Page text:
I (kinda) wanna take you for a ride
There has been a dearth of racing games recently, let alone ones focused entirely around motorcycles, so Ride 2 jumped out at me. I’ve always been a huge fan of the genre, but since I’m generally terrible at it I’m drawn to more arcade racing titles with less technical aptitude required. I’ve wanted to try a technical racer before, but felt overwhelmed by how much I really don’t know about cars.
Despite a perilously steep learning curve, Ride 2 did alleviate my growing pains the more I played it. It’s just a matter of whether or not to invest a hefty amount of time for such little return.
Ride 2 (PS4 [reviewed], Xbox One, PC)
Developer: Milestone S.r.l.
Publisher: Square Enix
Released: February 14, 2017
The bulk of Ride 2 is set in its World Tour mode. This mode offers race events (e.g. standard races, time trials, point A to point B races, overtakes, and drag races) sorted by skill level — Amateur, Rookie, and Pro — and even further separated by bike type. For example, if you start out with a Naked cycle as I did in the beginning, the only events available are ones built for Naked types. Completing races earns you credits to unlock more bikes, but placing in the top three earns you more. Although there’s no harsh punishment for placing, say, dead last as I did several times at the start, you’re going to want to win each race as bikes tend to be expensive and are a bit of a grind when each one available runs from 3,000-12,000 credits. This is further exacerbated by bike type, which meant that I was stuck playing the same events repeatedly in order to save enough money to buy a type needed for new events.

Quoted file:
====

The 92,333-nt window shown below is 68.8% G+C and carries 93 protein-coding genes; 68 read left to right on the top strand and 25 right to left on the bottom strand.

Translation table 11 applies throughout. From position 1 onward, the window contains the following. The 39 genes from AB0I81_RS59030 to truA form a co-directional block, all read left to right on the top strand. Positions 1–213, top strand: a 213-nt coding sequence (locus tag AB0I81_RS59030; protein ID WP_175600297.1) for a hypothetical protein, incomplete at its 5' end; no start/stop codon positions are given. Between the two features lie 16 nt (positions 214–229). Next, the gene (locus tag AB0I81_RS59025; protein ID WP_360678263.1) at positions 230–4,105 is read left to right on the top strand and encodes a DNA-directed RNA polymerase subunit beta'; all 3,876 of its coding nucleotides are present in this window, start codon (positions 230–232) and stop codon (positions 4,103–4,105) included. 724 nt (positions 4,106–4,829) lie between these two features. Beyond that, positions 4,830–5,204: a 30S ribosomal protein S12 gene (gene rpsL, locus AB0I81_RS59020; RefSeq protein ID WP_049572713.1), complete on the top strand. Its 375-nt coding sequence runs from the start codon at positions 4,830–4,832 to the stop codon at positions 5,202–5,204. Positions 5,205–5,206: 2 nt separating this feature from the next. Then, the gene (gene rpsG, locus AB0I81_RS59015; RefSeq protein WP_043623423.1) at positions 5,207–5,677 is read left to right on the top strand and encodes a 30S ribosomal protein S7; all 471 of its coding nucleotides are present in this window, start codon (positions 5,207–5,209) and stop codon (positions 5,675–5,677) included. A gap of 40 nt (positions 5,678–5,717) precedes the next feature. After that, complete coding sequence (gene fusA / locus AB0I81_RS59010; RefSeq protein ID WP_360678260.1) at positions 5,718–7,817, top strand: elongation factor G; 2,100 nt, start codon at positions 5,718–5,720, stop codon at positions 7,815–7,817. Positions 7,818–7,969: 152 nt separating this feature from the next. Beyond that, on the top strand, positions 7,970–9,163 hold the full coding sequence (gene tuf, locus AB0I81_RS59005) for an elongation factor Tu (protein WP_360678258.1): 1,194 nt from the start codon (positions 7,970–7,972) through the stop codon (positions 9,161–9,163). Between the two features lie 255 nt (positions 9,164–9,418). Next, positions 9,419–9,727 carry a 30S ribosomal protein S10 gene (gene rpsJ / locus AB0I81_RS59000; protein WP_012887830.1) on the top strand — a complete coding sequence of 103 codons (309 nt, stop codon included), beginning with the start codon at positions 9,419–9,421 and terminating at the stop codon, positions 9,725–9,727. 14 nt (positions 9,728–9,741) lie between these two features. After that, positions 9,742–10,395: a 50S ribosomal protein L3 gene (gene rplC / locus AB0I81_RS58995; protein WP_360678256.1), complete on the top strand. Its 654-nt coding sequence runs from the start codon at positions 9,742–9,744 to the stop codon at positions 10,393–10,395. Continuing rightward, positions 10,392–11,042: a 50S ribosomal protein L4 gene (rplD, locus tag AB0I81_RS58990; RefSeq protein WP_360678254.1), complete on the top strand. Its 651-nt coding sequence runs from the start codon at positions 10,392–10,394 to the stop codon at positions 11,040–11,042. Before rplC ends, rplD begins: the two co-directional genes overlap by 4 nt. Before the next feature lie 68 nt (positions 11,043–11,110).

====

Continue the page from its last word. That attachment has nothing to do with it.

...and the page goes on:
Granted Ride 2 does its best to fight redundancy. Every eight completed race events ends a “season,” which opens up the Invitationals. Winning one of those (or at least placing in the top three), nets the player a bike unlock only offered here. There are 16 in all, so someone could theoretically race 128 times and still have bikes to unlock. But with only 30 or so tracks available, and only a small few of them truly differentiating themselves like the super long track from Germany and Sierra Nevada’s race at sunset, what’s going to drive initiative is whether or not unlocking different types of motorcycles or beating your lap times strikes your fancy.
Ride 2 isn’t a great-looking title as environments and textures don’t hold up to close scrutiny, and the soundtrack is inconsequential (a looping electronica track), but it nails detail where it matters most: the motorcycles. Using fully licensed bikes (complete with four-page-long company bios and a bike history during the loading screens), there’s an almost overwhelming amount of customization. Credits can also net new suspension, wheels, brakes, side mirrors, etc. and while I wish there were more of a visual difference considering how expensive some of these parts are, the bikes can perform differently. Admittedly it’s more of a noticeable performance difference on the higher difficulties, and truly discernible only after hours of play with the same bike, but there is an effort there.
The customization effort extends into Ride 2‘s accessibility. As noted there is a steep learning curve, but a rechargeable Rewind meter allows you to rewind the race and correct any mistakes made. As I crashed into many railings in the beginning (and still do at the time of this writing), I abused the Rewind function yet never actually reached a point where its charge time became a problem. When you do get a handle on Ride 2‘s controls, you can choose to remove the Rewind feature as well as remove in-game meters like lap times, how fast you’re going, your place in the race, and then further exert control over how much your bike grips the road, and so on. There are a bevy of options for those who really want to get into the nitty gritty of Ride 2, but this is all after hours of sitting with it and really getting a handle on it. By that point its clinical presentation will have surely taken its toll, however.
There’s an audience out there who is really going to appreciate what Ride 2 offers. While it’s not the fanciest, I can’t think of another motorcycle racer giving me as much control over my own experience as this. But the fact of the matter is Ride 2 wants a lot of time from you, and scarcely offers tangible rewards for the effort.
Winning races and earning money to buy bikes just to compete in more races and earn more money was the greatest time trial of all.
[This review is based on a retail build of the game provided by the publisher.]